When I first heard about the new TSA body scanners (they debuted in 2009), I read quite a bit about how they worked and what some of the objections were, as well as why some thought they were necessary. And after all that research, I decided that I fundamentally disagreed with their use. So I'm really happy that the TSA is now removing the machines
, because the agency can't address certain privacy issues inherent to the machine's design and use.
As a frequent-ish flier (my trips tend to be long-haul a few times a year, not several times a month to a local city) from a family whose second home was away from home, I've literally been flying since I was born. So I have watched how security is maintained (or not) over a span of 30 years, and from many non-American airports and perspectives. I've flown from airports so small there was no "airport" building, and landed in countries that Americans were advised away from visiting. So naturally, security has been on my mind. (Though it has never, ever been as front-and-center as the cause of most fatalities having to do with flying: pilot, or some other human error).
I didn't get upset about taking my shoes off, or taking my laptop out of my bag, or the general idea of letting whoever wanted to rifle through my stuff. I'm in the "ounce of prevention is worth a pound of cure" camp, and reasonable security measures were OK by me. But when the body scanners were introduced, I reached my limit. To me, they were unreasonable, for two reasons. First, nobody has the right to see under my clothes, period. Even if they are in another room, and even if they can't see my face. This is my body, and I get to make the call about who sees me naked.
For people who know me, they might be surprised; I'm not a super-modest puritan, by any means. But what I wear is my choice, and I'm making that choice for me on that day, for that time. And so I thought it was excellent for travelers to have the choice to opt out of the TSA's body scanners, which I always did. Was I gently bullied into using them? Was I left standing, once for 10 minutes, waiting for a female TSA agent to give me a pat down? Yes, on both accounts, but I am used to inconveniences for sticking to my guns (I've been a vegetarian for 20 years!). The agents who did the physical pat-down were always polite and respectful. I've read stories in which this was not the case, but I have been given at least seven different pat-downs over the last few years and I've never had a problem. (Though I would play a game with myself to see if I could get them to smile at something funny I might say while they were doing their job.)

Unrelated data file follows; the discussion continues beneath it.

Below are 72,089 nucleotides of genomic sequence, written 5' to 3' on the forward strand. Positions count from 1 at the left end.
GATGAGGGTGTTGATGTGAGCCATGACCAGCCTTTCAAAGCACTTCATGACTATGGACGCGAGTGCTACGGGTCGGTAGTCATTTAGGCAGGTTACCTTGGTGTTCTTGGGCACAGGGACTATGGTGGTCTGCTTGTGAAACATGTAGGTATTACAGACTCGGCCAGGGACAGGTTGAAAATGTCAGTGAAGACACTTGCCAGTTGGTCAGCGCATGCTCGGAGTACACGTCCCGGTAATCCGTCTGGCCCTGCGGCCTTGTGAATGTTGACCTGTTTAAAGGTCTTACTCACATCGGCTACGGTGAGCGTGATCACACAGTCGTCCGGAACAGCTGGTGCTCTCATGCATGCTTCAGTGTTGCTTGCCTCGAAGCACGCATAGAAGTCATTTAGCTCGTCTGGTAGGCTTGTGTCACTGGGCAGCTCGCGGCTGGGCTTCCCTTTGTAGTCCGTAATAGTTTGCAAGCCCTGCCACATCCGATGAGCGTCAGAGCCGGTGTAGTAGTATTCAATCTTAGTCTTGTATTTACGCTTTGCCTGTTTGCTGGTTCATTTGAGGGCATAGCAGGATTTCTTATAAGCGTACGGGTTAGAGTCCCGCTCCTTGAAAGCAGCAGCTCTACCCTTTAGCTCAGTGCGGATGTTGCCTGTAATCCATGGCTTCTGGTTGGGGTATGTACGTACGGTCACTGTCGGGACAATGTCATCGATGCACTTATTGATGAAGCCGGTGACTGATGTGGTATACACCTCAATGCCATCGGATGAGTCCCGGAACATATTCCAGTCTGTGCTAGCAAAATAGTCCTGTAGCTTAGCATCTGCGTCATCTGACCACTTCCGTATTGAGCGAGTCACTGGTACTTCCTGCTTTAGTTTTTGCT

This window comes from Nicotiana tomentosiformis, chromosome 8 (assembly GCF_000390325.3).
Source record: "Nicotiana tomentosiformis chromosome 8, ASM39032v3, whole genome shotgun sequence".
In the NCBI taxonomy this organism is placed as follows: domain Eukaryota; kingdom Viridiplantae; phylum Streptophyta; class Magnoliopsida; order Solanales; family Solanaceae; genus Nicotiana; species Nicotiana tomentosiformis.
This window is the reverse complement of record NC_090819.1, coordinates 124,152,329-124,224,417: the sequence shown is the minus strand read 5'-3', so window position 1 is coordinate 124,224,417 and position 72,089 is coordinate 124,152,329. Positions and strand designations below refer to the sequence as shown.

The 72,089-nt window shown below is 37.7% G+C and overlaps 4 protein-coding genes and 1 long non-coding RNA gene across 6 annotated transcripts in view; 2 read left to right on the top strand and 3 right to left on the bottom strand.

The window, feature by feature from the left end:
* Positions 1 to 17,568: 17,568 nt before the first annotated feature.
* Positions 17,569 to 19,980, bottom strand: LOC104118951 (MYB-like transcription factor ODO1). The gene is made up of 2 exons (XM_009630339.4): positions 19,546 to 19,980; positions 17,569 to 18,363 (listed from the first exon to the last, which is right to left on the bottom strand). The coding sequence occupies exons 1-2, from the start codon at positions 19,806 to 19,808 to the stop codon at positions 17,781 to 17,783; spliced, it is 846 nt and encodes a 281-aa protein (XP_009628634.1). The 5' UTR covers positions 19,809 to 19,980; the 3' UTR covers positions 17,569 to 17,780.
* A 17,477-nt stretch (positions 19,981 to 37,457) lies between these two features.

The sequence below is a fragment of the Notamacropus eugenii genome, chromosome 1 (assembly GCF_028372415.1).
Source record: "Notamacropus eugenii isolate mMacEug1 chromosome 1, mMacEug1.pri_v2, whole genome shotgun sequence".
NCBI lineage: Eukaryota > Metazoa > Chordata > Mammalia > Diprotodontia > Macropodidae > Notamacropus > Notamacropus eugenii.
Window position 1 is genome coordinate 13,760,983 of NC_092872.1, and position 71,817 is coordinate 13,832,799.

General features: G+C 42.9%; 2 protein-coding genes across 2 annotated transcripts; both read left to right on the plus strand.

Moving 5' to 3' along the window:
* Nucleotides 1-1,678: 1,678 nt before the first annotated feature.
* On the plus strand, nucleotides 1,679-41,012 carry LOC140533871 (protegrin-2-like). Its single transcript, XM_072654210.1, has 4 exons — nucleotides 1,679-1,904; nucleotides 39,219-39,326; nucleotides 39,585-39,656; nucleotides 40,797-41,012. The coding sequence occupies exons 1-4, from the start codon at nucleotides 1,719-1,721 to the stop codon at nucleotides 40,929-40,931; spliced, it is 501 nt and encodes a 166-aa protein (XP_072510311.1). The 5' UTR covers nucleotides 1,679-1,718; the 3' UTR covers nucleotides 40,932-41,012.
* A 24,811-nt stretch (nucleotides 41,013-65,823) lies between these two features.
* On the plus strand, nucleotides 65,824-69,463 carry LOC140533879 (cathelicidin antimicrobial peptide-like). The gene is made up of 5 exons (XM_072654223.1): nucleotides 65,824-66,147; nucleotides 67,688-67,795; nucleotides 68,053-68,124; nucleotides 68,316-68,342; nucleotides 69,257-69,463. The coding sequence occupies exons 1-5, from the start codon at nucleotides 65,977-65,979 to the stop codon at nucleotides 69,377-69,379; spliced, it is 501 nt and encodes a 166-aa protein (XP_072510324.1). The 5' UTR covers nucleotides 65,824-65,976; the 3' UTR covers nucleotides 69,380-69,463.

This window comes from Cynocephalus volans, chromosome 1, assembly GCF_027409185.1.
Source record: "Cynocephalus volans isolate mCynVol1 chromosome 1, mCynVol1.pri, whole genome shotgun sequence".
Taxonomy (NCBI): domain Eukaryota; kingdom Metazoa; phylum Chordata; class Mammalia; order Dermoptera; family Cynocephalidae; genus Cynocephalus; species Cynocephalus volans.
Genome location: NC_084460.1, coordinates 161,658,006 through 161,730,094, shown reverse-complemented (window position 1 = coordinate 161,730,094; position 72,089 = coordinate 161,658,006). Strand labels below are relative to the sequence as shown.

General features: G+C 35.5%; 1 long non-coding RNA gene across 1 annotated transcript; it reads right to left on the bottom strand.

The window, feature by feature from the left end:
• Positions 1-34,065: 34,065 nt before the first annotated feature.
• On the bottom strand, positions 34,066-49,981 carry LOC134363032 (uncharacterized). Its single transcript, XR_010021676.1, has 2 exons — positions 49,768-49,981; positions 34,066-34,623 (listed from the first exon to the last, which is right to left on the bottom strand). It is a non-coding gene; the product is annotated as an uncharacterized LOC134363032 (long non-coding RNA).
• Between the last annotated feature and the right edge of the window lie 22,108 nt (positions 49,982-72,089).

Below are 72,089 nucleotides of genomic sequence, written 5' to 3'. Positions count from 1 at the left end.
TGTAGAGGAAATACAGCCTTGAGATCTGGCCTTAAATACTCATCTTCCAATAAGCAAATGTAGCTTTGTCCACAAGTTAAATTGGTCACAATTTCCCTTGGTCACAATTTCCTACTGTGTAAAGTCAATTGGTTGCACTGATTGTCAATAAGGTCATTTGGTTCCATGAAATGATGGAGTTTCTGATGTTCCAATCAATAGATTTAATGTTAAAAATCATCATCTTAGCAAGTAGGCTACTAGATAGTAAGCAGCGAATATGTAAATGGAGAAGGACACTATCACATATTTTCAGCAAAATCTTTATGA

I also refused the body scanners because of the low-dose of X-rays that the body receives. I'm perfectly aware that it is equivalent to the radiation that one receives while flying, but the thing about radiation is that it is cumulative; one's lifetime exposure matters. I also refuse dental X-rays. (I've had a few in the past, and that will have to be sufficient for my dentist moving forward) Again, this is about my body — my body, my call. There is a line for me when it comes to security — my stuff is fair game; after all, it is only stuff. But invading the privacy of my physical self, that is not a step I am comfortable with. I know for some people that it's not a big deal, but it matters to me.
For both these reasons, I'm glad that the scanners are being done away with. Because at the end of the day, we all have to make compromises and decisions. How much is security worth to us? It seems like that's a question we are sorting out now; trying some tactics, rejecting them because they are onerous, and working through how we achieve what human beings have tried to since (probably) before we were even modern humans. How do we stay safe in a dangerous world? With the retirement of a technology that enough people saw as problematic, I see hope that we are actually, genuinely figuring this question out.